Bill Sniffin: With Restrictions Easing, The Tourists Are Coming

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By Bill Sniffin, Cowboy State Daily publisher

With energy and ag experiencing tough times, this was the year that tourism was going to help the Wyoming economy soar. 

And then came the COVID-19 pandemic.

For the first time in our lifetimes, the whole world shut down. 

Wyoming is a destination reached mainly by auto and camper.  With national gasoline prices hitting historic lows, it could have been assumed that we would get far more than our usual 9 million visitors and maybe even set new tourism records.

Tourism is a powerful force. People today feel their vacation trips are an entitlement.  And Wyoming is a place they want to go.

Drawn by our national parks, forests and monuments, Oregon Trail, fantastic state parks, mountain ranges and lakes, luxurious private tourism destinations, and local areas promoted by 20+ lodging tax boards – well, it’s a steady stream of tourists launched in early spring that doesn’t tail off until the snows of November. The industry employs 33,000 people and generates almost $4 billion annually. 

Wyoming was pretty much shut down in late March and here we are, two months later, tentatively starting to open up. 

For the first time in perhaps decades, the Wyoming Office of Tourism launched a $140,000 “in-state” tourism campaign. (Note: That TV ad can be found on Cowboy State Daily web site.)

Diane Shober, state tourism director, encouraged a cautious start with lots of emphasis on social distancing, face masks, and lots of sanitizer. 

Leslie Jefferson of Carbon County Visitor Council said their museums are open and they are starting their annual promotions. 

“Our county is so big and so full of amazing sites and sights that people can easily come here and still practice safe distancing,” she said. “Both of our wonderful scenic mountain roads, Battle Mountain and Snowy Range, are now open.” 

She called the current situation “an interesting animal at this point.”

Sandy Hoehn in Torrington said their tourism situation is improving and their motels “are filling up.”

Shawn Parker in Sheridan Travel and Tourism said: “We are cautiously optimistic that Wyoming, as a premier road trip market, will be at the forefront of the travel industry rebound. Demand continues to increase in the Sheridan County market.” 

Local tourism professionals like Paula McCormick of the Wind River Visitors Council felt it was an uneasy balancing act between encouraging tourists to come to Fremont County and while making sure local health was not threatened by thousands of newcomers. She said it has been disappointing to see all the events that have been canceled in April, May, and now in June and July.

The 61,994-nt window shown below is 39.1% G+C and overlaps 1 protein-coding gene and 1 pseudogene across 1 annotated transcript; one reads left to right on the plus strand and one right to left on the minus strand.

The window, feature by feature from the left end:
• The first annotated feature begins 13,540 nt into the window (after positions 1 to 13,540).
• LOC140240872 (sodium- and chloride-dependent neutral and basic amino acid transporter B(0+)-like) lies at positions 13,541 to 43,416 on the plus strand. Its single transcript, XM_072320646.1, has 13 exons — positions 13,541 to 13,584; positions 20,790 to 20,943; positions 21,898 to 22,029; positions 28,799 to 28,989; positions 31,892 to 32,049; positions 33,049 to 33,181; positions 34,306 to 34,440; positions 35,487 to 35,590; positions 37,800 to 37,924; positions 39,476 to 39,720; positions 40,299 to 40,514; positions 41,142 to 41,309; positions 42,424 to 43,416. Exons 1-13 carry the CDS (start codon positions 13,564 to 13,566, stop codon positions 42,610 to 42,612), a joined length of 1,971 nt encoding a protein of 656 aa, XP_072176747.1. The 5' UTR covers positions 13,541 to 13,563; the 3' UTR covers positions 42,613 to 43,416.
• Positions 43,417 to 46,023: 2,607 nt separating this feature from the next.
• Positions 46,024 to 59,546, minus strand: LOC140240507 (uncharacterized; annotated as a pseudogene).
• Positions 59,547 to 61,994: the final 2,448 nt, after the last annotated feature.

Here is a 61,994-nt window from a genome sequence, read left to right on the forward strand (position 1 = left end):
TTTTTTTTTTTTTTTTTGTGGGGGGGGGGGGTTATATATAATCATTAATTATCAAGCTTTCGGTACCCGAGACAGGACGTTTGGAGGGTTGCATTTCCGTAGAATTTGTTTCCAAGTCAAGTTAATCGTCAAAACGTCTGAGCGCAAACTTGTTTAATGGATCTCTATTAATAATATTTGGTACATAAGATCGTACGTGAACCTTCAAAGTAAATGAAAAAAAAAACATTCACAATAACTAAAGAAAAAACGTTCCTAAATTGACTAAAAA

I founded the Wind River Visitors Council 30 years ago and was its president for its first three years. I know something about tourism. But I have never had to be involved in the decisions she and her board have to make. 

All 23 counties have tourism boards and all are taking baby steps. Some officials are a little more aggressive and some, like Paula, are probably a little more cautious.  That darned virus looms large in their decisions.  But once you throw that gate open, it is almost impossible to close it back up.  

There is an enormous pent-up demand across the country to get out of the house and go someplace.  And Wyoming, with its wondrous wide-open spaces and relatively low impact from the coronavirus, will look especially enticing to tourists from coast to coast. 

“As far as caution, I think we are doing a great balancing act that is supporting our tourism businesses to get back into business, while assuring our residents as the state and national lands open up in Wyoming,” McCormick said. “I don’t think of it as being cautious, because, no matter what we do, now that the Governor and some of the public lands have relaxed their restrictions. It also helps that the weather is working in our favor, after people have been cooped up.  Like the Governor said, a lot of the responsibility is in the hands of the visitors, who need to Travel Responsibly. So that’s why we’ve created our Meme campaign to educate those visitors who will come from in-state and out-of-state about safety protocol.”

Paula summarized her thoughts with: “The tourism industry, while the second largest in Wyoming, is made of smiles of people on vacation, happy in Wyoming’s open spaces and western life. Yes, there are millions of visitors, but as long as you aren’t standing at Old Faithful in the middle of summer, we can spread them out pretty well. Especially we can spread them out in Wind River Country. It’s a healthy industry, and we are trying to make people have their dream vacation while we keep them and us healthy. 

“So, the balancing act is assuring our residents and visitors that we can be both safe and have a tourism economy, although it looks a little different than previously,” she concluded. 

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